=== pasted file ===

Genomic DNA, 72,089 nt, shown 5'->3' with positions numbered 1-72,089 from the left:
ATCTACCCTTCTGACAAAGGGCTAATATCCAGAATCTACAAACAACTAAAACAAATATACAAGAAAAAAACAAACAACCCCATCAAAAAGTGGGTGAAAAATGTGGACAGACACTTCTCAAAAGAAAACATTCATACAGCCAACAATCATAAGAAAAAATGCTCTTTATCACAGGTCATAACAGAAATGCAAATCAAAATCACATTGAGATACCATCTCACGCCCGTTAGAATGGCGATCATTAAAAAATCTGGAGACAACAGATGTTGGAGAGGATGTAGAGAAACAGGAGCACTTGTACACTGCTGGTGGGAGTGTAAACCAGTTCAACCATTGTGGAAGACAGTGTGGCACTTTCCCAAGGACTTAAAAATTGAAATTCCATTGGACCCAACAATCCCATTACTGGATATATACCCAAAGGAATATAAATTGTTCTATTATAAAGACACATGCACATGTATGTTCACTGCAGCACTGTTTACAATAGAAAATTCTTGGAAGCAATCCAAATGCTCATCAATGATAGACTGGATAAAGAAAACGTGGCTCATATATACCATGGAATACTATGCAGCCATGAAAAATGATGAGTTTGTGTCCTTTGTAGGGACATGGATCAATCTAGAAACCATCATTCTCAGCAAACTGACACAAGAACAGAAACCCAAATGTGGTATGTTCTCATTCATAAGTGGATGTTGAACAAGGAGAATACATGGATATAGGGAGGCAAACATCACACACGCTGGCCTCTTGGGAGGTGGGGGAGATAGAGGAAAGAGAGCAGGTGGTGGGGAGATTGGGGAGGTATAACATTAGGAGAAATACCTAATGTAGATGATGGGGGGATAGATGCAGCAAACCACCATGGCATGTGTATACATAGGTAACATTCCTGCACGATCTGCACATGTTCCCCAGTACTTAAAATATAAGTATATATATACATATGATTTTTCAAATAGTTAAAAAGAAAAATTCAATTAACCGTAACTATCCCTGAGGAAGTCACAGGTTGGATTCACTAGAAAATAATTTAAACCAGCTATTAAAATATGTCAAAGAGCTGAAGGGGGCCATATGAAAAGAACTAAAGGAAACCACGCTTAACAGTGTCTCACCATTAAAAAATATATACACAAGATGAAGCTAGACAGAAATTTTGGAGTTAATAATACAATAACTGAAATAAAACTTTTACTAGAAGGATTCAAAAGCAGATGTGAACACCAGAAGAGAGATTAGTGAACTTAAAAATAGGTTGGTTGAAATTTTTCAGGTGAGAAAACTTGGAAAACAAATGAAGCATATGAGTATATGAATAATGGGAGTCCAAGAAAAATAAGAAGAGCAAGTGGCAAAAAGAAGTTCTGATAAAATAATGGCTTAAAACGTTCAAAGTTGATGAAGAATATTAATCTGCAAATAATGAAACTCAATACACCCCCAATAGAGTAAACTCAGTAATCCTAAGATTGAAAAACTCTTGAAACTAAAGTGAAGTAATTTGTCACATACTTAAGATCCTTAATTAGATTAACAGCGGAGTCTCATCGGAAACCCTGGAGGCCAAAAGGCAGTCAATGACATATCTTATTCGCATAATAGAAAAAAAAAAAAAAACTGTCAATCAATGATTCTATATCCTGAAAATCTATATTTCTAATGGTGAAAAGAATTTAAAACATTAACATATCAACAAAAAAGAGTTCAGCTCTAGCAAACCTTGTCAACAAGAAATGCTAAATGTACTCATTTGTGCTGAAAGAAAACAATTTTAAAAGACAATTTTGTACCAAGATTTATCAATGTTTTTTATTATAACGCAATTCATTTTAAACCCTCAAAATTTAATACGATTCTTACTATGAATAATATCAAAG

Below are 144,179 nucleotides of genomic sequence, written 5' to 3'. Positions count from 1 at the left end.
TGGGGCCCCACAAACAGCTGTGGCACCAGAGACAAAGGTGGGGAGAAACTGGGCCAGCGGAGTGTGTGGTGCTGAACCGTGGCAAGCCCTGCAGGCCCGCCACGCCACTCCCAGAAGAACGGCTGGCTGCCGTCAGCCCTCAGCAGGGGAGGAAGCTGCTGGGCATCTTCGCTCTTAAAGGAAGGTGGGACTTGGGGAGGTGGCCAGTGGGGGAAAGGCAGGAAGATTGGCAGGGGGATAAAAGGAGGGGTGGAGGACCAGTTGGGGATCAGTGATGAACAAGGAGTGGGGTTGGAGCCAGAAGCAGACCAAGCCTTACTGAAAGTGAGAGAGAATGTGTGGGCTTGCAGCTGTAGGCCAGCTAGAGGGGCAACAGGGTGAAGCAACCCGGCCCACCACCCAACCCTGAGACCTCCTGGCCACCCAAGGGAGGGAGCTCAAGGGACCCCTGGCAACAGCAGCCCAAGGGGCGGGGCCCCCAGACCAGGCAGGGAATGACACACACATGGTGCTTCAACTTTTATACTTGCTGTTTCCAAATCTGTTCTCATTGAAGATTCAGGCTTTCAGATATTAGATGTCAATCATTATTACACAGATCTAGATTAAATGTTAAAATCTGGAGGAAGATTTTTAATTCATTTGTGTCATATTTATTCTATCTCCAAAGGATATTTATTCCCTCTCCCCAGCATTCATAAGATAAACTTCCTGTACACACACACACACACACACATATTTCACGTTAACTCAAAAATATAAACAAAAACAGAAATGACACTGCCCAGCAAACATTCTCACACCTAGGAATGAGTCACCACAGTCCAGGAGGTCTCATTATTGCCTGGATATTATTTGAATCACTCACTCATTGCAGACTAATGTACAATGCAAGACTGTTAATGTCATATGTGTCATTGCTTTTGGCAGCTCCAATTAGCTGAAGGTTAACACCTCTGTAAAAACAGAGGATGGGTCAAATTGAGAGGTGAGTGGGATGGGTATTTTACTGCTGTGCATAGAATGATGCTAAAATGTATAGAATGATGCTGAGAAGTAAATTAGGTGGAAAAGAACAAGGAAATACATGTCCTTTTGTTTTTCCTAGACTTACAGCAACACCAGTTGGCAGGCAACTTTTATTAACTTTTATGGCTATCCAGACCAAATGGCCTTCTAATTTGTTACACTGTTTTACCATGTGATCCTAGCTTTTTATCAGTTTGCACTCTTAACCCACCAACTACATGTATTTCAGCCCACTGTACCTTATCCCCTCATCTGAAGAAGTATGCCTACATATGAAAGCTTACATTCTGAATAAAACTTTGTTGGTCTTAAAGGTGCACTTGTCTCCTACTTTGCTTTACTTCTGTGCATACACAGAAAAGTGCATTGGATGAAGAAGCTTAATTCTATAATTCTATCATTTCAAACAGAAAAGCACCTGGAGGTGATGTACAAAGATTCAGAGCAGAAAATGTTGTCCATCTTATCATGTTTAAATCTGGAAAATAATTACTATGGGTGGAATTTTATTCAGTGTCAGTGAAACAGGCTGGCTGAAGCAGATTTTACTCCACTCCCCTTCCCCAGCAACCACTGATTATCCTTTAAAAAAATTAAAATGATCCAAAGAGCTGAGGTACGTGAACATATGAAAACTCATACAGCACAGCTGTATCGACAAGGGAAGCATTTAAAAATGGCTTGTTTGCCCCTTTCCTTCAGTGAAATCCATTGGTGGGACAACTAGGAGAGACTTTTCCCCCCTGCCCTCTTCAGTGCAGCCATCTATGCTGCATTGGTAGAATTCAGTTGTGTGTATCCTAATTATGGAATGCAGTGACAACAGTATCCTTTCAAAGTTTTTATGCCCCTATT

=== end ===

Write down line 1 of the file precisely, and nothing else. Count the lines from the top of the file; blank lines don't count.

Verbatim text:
Genomic DNA, 72,089 nt, shown 5'->3' with positions numbered 1-72,089 from the left: